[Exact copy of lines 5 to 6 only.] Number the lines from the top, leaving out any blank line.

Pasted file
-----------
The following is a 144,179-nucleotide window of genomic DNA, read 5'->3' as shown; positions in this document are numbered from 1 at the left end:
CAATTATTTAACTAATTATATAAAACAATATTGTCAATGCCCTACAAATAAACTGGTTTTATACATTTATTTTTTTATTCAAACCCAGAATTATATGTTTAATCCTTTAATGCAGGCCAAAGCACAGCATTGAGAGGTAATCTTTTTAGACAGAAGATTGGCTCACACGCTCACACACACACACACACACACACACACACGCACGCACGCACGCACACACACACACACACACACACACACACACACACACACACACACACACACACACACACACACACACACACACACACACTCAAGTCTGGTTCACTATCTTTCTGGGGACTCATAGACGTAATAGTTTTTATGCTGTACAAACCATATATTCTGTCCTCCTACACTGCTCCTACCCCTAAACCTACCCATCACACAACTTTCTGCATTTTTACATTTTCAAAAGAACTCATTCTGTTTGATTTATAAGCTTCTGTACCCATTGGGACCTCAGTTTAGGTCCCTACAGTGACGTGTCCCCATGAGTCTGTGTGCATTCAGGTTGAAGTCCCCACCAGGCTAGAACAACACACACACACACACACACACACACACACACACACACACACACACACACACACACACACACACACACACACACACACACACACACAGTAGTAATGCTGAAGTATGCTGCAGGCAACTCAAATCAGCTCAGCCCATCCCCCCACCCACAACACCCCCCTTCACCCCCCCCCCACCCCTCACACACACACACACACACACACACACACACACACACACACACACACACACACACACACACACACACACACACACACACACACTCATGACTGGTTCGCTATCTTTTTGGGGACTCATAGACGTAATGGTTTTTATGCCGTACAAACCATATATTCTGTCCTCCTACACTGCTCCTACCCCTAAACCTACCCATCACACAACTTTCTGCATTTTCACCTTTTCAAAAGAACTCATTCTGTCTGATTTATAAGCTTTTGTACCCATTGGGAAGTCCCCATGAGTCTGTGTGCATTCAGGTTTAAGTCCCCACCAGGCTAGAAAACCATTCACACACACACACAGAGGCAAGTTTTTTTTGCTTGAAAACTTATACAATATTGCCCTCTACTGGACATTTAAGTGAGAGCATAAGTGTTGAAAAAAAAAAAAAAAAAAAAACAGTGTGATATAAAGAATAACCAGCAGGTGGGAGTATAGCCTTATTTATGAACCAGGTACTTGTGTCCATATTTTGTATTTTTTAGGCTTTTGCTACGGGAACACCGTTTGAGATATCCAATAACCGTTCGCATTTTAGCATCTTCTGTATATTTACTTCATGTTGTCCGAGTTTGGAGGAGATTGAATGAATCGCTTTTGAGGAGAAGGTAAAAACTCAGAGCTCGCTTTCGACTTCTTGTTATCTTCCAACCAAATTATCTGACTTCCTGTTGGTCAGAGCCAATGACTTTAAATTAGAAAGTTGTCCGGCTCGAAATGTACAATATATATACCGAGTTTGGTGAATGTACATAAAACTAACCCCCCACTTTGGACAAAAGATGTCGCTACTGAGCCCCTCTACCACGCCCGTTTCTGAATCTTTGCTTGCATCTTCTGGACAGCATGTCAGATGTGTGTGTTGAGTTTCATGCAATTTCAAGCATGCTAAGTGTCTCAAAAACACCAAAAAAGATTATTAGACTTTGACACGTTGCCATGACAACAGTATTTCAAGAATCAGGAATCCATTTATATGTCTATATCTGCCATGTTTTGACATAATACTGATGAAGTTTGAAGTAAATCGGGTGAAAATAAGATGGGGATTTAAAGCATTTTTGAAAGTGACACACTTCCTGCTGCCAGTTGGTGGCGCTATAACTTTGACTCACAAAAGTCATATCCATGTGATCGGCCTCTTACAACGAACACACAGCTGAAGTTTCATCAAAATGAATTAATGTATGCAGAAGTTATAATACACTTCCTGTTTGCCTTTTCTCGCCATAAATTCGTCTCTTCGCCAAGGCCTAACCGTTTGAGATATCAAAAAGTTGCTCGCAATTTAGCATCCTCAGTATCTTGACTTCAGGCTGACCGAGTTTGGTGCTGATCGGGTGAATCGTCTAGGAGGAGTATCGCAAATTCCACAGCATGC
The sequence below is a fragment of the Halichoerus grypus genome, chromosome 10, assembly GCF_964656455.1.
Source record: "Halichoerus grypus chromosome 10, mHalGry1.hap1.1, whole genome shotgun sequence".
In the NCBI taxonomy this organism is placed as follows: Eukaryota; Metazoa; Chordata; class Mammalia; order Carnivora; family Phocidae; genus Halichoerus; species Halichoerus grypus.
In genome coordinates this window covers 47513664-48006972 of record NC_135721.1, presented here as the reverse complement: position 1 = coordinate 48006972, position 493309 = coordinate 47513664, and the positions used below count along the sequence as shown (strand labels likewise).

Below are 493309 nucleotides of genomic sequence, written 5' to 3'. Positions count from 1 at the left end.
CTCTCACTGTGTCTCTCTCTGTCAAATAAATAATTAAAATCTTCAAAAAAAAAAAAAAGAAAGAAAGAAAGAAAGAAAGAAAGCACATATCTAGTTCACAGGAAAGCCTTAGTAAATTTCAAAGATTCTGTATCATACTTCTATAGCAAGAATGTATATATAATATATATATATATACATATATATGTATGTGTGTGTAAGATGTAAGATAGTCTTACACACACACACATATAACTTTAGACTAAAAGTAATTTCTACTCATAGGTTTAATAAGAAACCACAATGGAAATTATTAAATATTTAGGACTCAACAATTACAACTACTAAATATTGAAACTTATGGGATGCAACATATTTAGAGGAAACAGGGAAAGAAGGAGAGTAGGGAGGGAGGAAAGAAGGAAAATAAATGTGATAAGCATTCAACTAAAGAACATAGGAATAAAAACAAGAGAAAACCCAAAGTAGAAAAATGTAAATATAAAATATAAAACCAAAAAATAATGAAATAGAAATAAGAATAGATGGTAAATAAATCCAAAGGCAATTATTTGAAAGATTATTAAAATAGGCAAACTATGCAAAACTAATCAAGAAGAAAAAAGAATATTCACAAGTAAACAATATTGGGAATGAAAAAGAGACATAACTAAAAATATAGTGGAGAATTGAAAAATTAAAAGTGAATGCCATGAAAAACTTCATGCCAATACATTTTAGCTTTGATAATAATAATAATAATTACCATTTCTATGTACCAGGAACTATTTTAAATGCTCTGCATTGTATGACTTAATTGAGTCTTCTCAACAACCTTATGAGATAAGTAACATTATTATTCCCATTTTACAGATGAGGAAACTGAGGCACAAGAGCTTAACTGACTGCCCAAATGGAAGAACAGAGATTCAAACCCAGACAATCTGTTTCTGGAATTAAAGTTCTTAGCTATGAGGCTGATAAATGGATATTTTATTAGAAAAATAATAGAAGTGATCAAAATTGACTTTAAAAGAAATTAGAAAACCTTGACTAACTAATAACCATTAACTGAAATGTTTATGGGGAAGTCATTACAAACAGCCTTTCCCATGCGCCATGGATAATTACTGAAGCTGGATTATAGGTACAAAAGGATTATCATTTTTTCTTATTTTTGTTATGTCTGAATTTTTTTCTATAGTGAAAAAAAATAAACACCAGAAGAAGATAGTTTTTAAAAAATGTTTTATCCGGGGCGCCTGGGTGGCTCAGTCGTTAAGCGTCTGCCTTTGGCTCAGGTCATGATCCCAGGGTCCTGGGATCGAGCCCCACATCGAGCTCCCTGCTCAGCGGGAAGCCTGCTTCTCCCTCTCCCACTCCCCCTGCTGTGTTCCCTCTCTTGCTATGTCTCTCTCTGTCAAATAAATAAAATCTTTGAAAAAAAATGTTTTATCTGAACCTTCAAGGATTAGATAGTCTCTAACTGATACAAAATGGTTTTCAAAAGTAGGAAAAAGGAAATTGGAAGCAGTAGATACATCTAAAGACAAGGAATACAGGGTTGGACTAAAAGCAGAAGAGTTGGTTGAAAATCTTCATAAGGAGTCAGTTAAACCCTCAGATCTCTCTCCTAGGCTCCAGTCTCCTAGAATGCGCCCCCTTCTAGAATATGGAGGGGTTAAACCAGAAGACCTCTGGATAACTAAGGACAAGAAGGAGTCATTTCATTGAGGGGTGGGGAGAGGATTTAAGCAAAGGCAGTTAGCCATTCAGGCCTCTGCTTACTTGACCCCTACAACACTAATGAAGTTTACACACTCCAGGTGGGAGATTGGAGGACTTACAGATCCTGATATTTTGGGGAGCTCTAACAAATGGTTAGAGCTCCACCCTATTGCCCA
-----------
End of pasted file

In the NCBI taxonomy this organism is placed as follows: Eukaryota; Metazoa; Chordata; class Mammalia; order Carnivora; family Phocidae; genus Halichoerus; species Halichoerus grypus.
In genome coordinates this window covers 47513664-48006972 of record NC_135721.1, presented here as the reverse complement: position 1 = coordinate 48006972, position 493309 = coordinate 47513664, and the positions used below count along the sequence as shown (strand labels likewise).